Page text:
When Dialogue Doesn’t Work: School Reforms and Lessons from Denmark

Carsten Greve*, Camilla Sløk

*Corresponding author for this work

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This paper argues that dialogue, as a processual tool, is sometimes not enough to solve deep-seated power-relations in the policy design of school reforms. We show this through a case study of a comprehensive school reform in Denmark that has lasted from 2011 until 2020. An active policy entrepreneur, Antorini, the Danish Minister of Education, tried to design a policy process that included a broad coalition in parliament and aimed to include the teachers as professionals. Since the teachers’ union opposed the effort to change the collective wage agreement prior to the reform, the reform has remained controversial. Power and deep-seated interests blocked the dialogue. We discuss the reform’s development inspired by an analytical reform policy framework by Patashnik. The lessons learned for other countries are that the power resources that policy makers and professionals possess needs to be acknowledged openly, and that dialogue therefore doesn’t always work for school reforms.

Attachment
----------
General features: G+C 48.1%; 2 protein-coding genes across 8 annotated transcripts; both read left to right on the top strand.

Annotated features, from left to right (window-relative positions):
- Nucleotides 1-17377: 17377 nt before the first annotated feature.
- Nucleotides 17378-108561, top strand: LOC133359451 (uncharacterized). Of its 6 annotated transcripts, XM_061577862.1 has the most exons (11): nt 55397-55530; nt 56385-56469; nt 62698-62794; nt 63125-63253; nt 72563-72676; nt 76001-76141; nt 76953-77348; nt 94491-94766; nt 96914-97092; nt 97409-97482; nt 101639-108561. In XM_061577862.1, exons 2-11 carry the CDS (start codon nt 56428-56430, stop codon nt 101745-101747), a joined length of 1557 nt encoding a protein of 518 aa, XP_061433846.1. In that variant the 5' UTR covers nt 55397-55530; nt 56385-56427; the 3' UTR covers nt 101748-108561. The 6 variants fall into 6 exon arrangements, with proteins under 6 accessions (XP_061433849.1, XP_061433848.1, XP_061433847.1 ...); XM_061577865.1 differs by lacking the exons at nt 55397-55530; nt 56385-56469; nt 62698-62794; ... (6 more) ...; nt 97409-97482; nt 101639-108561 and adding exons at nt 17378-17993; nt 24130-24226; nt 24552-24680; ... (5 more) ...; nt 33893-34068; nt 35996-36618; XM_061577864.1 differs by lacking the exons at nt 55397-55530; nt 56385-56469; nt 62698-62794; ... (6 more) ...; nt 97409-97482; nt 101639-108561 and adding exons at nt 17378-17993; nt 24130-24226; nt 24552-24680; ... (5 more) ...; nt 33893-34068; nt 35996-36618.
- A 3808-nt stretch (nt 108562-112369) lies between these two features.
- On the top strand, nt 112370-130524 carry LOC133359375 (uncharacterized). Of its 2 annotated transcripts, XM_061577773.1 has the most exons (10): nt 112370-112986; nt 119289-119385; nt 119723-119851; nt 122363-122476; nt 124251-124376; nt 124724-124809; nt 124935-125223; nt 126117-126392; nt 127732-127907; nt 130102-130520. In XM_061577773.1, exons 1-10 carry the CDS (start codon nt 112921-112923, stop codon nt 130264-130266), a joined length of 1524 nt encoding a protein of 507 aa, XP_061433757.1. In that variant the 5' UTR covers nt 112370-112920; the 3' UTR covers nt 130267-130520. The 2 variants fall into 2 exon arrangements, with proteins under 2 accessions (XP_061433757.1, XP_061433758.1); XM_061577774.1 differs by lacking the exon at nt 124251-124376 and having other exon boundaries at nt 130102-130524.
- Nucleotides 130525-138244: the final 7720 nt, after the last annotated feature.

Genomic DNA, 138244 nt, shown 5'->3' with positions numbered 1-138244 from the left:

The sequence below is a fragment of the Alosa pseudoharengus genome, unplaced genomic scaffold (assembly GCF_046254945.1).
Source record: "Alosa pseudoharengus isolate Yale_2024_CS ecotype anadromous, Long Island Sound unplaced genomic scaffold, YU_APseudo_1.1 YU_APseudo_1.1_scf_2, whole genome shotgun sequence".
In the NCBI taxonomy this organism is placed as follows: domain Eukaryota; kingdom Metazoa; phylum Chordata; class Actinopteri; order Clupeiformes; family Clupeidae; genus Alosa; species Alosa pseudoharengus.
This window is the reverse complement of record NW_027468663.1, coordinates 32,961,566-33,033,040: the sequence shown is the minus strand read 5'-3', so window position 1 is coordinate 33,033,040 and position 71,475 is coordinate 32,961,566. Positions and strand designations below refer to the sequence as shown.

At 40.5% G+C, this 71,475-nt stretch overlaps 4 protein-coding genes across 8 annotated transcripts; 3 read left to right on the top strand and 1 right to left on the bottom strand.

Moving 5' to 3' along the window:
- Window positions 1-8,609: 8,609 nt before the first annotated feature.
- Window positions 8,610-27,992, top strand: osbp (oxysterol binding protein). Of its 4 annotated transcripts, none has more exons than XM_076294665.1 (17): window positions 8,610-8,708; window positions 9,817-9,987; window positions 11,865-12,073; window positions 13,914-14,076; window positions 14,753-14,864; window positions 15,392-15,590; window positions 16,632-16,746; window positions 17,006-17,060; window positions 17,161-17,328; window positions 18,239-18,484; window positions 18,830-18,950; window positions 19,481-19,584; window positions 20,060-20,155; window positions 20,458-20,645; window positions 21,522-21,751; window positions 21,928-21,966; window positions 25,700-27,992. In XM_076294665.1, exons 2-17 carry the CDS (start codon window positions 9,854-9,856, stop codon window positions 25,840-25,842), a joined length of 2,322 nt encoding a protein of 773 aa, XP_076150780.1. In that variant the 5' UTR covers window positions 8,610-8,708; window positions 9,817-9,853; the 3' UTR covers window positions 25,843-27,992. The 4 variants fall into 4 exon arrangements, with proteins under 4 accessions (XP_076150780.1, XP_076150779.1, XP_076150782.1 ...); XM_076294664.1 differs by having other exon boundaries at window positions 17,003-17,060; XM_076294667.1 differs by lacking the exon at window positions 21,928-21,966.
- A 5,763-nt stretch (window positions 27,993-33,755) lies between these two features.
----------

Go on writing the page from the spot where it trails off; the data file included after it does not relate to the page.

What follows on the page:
Original languageEnglish
JournalPolicy Design and Practice
Issue number4
Pages (from-to)401-413
Number of pages13
Publication statusPublished - 2020

Bibliographical note

Published online: 22 Dec 2020.


  • Policy entrepreneurs
  • Policy design
  • School reform
  • Public management reform

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